Google CPCs Continue to Decline While Yahoo/Bing’s Rise as Paid Search Spend Grows in Q1
Three companies recently released reports that showed an increase in U.S. paid search spending during Q1 2012 and gave a glimpse into the future of paid search over the next year. Interestingly, each of their findings differed slightly, so SearchEngineLand.com reported on their individual insightful outlooks.
In regard to U.S. paid search spending, the retail-focused Rimm Kaufman Group reported a 30 percent year-over-year rise, while the multi-dimensional Adobe’s Efficient Frontier found a 16 percent increase, and high-tech Covario saw a 15 percent jump.
All three companies agreed that the cost-per-click (CPC) rates on Google declined, with Rimm Kaufman showing a 7 percent decrease and Efficient Frontier indicating a 5 percent drop year-over-year, while Covario reported a 3 percent fall from Q4 2011. In addition, Efficient Frontier showed that Yahoo/Bing CPCs rose by 18 percent year-over-year and Rimm Kaufman reported a 15 percent rise during that period.
Efficient Frontier indicated that one of the largest trends in paid search was the increasing popularity of mobile devices such as tablets and smartphones. These digital devices accounted for 7.7 percent of the paid search spend in Q1, with the explosive growth of tablets leading to a higher spend than on smartphones. The shift toward tablets has been driven by the fact that they result in greater conversions than desktop devices, yet their CPCs remained slighly lower. By the end of 2012, company analysts predict that the overall mobile device spend will represent between 15 and 20 percent of paid search spending.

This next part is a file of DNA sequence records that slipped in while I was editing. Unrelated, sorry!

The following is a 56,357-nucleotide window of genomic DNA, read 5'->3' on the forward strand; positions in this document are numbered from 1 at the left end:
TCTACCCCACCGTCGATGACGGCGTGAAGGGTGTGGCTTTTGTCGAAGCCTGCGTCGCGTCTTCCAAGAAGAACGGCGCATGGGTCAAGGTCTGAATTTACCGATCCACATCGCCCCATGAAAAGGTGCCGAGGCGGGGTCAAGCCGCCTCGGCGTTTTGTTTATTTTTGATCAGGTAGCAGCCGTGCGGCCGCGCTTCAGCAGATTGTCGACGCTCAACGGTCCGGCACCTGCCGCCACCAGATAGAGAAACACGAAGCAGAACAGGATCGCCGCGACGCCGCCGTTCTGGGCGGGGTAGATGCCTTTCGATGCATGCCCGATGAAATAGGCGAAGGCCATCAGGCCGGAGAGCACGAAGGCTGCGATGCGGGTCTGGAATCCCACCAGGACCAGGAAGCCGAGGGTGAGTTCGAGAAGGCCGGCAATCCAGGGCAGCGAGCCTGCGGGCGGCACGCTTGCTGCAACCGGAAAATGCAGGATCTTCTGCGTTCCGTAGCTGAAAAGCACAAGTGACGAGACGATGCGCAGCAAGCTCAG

Finally, all three companies cited that Google has remained the leading force in mobile traffic. In fact, Covario reported that Google had a 78 percent market share during Q1 and that their paid search spend was up 23 percent year-over-year. This is in sharp contrast to Yahoo/Bing with their much smaller market share and growth still down 20 percent year-over-year.
Looking forward, Efficient Frontier predicted U.S. annualized growth between 10 and 15 percent, while Covario forecast global growth between 18 and 20 percent over the coming year.